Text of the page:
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Hip Bursitis



Greater Trochanteric Bursitis (GTB) is a common condition characterized by pain and inflammation of the bursa located on the outer part of the hip, known as the greater trochanter. This condition is most commonly seen in middle-aged women and individuals who engage in repetitive activities involving the hips, such as runners, cyclists, and dancers. The bursa is a fluid-filled sac that helps to reduce friction and cushion the bones, tendons, and muscles around a joint. When this bursa becomes inflamed, it can cause pain and discomfort, particularly with movements that involve the hip joint. The most common symptoms of GTB include pain on the outer part of the hip, tenderness to the touch, and difficulty sleeping on the affected side. In some cases, the pain may radiate down the thigh or even to the knee. The pain may be exacerbated by activities such as walking, running, climbing stairs, or sitting for prolonged periods. There are several factors that can contribute to the development of GTB. These include overuse or repetitive activities involving the hip joint, poor biomechanics or alignment of the hip joint, trauma or injury to the hip, and certain medical conditions such as rheumatoid arthritis. Treatment for GTB typically involves a combination of conservative measures such as rest, ice, physical therapy, and nonsteroidal anti-inflammatory drugs (NSAIDs). In some cases, a corticosteroid injection may be recommended to help reduce inflammation and pain. For more severe cases of GTB that do not respond to conservative measures, surgery may be necessary to remove the inflamed bursa or correct any underlying hip joint abnormalities. In summary, Greater Trochanteric Bursitis is a common condition that can cause pain and discomfort on the outer part of the hip. Early intervention and conservative treatment can help to relieve symptoms and prevent the condition from progressing to a more severe stage. If you are experiencing hip pain, it is important to consult with your healthcare provider for an accurate diagnosis and treatment plan.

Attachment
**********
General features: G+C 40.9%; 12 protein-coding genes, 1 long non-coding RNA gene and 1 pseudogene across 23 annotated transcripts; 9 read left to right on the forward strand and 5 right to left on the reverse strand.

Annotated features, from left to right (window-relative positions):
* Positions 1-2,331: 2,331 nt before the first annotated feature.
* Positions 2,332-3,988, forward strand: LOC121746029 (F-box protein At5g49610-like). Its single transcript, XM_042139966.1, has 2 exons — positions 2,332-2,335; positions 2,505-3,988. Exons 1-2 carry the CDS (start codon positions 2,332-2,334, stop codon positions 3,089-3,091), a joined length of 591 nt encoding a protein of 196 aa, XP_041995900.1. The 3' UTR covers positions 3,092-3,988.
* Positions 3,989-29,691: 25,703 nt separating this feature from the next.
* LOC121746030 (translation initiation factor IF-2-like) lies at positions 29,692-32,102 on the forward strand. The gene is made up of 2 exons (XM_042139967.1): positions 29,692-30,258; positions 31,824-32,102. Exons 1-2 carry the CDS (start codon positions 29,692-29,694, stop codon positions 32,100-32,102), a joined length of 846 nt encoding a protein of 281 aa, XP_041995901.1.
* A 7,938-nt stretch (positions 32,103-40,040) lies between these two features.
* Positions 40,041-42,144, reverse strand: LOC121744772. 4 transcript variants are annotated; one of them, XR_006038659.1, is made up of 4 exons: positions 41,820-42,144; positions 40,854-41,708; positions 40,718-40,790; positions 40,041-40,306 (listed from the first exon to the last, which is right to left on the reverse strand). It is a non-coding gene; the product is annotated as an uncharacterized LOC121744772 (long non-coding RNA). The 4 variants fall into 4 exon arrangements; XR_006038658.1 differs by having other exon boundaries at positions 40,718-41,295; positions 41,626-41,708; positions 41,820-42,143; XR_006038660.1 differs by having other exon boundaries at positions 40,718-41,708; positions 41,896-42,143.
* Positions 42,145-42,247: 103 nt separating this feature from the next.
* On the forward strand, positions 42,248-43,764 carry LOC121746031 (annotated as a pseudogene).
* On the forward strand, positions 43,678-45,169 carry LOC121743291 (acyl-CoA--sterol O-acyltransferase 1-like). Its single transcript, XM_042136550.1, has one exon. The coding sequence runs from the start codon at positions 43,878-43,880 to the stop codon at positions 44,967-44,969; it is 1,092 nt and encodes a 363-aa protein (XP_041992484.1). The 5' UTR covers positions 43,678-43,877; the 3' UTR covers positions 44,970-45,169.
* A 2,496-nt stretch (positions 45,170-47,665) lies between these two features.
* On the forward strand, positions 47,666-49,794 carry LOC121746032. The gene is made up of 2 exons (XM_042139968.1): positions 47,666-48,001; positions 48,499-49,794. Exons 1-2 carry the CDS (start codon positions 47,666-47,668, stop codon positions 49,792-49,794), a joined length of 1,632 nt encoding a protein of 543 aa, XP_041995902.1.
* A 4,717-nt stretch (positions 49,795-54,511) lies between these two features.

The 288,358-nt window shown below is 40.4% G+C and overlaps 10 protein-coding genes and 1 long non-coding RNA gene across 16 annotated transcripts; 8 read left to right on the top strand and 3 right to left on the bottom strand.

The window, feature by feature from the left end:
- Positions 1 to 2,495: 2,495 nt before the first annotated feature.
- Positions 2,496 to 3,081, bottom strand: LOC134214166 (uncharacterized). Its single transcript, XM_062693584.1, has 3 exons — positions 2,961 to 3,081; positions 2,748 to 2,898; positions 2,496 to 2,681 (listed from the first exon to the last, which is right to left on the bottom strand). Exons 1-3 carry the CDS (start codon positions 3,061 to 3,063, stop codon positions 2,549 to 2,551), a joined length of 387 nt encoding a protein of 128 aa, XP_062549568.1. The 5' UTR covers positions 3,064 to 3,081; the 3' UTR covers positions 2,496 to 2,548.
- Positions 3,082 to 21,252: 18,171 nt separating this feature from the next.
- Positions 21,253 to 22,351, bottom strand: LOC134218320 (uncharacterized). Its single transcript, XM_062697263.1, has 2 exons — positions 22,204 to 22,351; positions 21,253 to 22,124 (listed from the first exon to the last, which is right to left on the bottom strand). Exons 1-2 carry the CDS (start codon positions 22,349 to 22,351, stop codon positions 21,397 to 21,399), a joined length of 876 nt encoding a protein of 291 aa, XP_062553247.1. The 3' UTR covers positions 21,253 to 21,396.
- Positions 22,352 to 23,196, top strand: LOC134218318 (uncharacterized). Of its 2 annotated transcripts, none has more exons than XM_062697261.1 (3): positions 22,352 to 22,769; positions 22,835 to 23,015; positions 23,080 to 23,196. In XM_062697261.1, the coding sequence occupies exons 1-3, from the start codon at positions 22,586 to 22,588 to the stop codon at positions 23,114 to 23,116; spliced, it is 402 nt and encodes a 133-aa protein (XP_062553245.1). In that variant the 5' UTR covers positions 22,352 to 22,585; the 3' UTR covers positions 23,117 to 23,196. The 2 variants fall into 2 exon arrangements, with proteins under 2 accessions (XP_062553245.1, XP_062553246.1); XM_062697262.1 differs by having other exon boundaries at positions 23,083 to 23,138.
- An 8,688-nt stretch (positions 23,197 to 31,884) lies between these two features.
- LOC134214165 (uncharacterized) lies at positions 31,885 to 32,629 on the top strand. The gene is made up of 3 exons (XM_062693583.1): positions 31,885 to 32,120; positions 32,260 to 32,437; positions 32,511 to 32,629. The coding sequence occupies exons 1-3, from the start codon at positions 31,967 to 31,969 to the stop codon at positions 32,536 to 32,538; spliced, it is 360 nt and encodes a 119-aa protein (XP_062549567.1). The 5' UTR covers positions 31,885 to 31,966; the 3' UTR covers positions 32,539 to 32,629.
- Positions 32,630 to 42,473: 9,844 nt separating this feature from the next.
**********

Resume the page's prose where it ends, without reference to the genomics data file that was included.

Physical therapy: Excessive pressure can be placed over the bursa on outside of the hip from the muscles that provide pronation control during upright activities. The knee going inward, the contralateral hip dropping or excessive flattening of the foot during stance phase can make the IT band rub over the greater trochanteric bursa. These exercises below can improve your pronation control so that this can't happen again in the future.

  1. Start with these Level 1 exercises. Do at least for 1 week or until you can do 3 sets of 25 easily before moving on to level 2. Do 3 sets of 5-25 reps for each exercise



Physical therapy: Start with these Level 1 exercises.

Do at least for 1 week or until you can do 3 sets of 25 easily before moving on to level 2. Do 3 sets of 5-25 reps for each exercise





Sidelying Hip External Rotation

Bottom leg, Foot Rotates up and down on a fixed hip and knee position as shown









Sidelying Hip Abduction

Top Leg is straight, Toes point down, Leg Lifts up and down










Sideplank

Keep your body as straight as possible lift hips to air and back down











Posterior Tibialis Foot Raises

Point foot down and then bring foot up toward the cieling










Posterior Tibialis Foot Curls

Point foot down and then bring foot up toward the cieling







Level 2 Exercises


Do until you can do 3 sets of 25 easily. Do 3 sets of 5-25 reps for each exercise.




Standing Hip External Rotation

Wrap band or cable around buttocks. Rotate hips against resistance. Use only the stance leg hip to rotate.










Posterior Tibialis Heel Raises

Squeeze ball with heels while performing heel raises up and down. Keep ball back on Heel.









Standing Side Stepping

Turn feet inward, take a big step with your lead leg and slow step with the trail leg. Don't let toes rotate outward.









Sideplank with Leg Lifts

Keep your body straight, lift hips to air and lift leg up and down with toes rotated down toward the ground









Toe Curl Walking

Walk with your toes curled until cramping is felt in the arch. Recover for 30 sec then repeat

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